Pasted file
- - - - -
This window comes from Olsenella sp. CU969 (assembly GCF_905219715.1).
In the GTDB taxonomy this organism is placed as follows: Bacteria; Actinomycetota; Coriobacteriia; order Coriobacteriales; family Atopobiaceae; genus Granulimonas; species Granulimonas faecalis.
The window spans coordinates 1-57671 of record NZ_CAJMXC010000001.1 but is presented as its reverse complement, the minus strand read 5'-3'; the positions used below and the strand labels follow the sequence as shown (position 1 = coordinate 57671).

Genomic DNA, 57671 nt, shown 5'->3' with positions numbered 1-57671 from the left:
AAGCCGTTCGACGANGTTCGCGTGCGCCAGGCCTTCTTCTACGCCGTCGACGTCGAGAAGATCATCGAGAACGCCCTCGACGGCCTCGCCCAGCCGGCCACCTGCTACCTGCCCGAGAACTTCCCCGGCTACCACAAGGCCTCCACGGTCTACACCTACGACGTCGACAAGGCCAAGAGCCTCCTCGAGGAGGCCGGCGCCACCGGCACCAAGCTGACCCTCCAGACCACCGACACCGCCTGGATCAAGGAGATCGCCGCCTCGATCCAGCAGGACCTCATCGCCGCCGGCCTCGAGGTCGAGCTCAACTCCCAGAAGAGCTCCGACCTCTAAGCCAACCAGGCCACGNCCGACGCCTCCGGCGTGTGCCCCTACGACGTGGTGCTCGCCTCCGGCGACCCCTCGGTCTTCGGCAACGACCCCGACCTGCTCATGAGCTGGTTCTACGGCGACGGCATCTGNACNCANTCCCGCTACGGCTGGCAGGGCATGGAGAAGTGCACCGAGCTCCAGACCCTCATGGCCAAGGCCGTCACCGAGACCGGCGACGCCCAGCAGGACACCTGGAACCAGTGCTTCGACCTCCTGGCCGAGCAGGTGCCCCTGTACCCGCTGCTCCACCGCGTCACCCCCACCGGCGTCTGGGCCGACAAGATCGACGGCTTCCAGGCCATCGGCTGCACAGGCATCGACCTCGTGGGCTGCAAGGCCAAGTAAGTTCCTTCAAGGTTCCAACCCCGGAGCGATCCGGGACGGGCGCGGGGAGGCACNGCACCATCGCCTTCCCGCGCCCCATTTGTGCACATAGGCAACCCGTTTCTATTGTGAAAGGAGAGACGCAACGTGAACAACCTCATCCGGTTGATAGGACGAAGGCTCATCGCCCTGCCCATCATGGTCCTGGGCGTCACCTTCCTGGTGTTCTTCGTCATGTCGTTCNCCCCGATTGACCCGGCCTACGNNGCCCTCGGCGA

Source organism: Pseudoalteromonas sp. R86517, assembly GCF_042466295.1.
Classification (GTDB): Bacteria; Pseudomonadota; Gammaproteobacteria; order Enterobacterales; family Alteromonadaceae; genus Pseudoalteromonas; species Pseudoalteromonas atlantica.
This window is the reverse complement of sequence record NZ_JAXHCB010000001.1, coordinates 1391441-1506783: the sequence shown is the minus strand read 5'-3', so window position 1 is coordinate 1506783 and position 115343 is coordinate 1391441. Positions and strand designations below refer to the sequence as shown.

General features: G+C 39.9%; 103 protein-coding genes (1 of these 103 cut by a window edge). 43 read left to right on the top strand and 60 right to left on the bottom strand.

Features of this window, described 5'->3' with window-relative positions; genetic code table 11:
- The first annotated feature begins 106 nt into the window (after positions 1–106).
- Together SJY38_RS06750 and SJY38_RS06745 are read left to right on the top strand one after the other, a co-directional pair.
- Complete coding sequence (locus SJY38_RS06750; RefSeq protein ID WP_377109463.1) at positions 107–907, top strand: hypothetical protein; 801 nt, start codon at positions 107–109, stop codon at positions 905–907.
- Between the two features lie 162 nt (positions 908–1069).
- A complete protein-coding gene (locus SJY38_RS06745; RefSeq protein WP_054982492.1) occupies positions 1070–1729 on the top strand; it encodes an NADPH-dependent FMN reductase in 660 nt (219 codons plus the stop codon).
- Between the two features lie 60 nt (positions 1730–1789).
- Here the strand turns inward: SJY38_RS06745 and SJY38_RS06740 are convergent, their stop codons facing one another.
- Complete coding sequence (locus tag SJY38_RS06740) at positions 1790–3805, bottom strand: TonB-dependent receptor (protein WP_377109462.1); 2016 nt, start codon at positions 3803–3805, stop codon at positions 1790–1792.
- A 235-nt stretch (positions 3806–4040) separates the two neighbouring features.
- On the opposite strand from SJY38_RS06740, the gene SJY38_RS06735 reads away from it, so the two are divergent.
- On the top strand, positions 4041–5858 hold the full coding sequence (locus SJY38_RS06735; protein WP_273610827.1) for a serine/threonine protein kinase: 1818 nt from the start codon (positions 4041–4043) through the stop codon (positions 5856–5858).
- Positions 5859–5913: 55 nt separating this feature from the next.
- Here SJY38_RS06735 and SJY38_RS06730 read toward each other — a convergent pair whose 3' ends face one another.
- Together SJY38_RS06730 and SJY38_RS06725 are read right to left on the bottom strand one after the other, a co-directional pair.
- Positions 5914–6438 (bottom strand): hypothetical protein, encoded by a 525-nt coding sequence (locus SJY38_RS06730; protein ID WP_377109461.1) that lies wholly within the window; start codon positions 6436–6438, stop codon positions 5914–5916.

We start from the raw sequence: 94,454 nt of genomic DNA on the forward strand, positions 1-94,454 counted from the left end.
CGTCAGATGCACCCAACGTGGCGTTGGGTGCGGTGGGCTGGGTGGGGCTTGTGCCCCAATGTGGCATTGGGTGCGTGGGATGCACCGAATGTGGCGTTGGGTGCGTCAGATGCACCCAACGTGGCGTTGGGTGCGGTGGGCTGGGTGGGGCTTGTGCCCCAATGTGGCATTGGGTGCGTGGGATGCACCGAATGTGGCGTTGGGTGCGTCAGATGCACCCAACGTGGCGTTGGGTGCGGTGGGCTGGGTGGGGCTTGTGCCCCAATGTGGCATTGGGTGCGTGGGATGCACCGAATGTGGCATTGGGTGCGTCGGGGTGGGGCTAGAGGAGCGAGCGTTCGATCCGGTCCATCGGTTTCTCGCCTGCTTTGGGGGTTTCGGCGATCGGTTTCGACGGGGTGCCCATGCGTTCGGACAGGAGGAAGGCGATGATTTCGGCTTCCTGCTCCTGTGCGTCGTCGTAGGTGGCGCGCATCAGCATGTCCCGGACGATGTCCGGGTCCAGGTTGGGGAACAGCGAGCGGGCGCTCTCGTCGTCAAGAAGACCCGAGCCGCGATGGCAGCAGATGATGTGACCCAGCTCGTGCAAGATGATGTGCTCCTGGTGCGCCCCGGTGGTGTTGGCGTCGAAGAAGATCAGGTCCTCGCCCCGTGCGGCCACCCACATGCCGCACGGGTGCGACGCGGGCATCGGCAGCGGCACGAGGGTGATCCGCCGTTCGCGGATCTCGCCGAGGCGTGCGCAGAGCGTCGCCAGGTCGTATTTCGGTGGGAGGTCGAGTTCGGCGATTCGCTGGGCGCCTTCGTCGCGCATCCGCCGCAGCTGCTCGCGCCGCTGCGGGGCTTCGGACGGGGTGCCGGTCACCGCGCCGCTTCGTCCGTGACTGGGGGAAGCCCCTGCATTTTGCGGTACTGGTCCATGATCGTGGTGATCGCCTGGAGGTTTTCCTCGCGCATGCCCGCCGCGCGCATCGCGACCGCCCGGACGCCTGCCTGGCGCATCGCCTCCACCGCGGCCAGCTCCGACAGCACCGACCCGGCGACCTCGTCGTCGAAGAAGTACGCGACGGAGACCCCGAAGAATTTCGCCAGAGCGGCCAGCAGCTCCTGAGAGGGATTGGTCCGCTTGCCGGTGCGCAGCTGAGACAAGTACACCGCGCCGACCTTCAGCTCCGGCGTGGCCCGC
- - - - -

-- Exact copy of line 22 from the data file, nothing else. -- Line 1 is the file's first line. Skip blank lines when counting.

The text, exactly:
- Positions 5859–5913: 55 nt separating this feature from the next.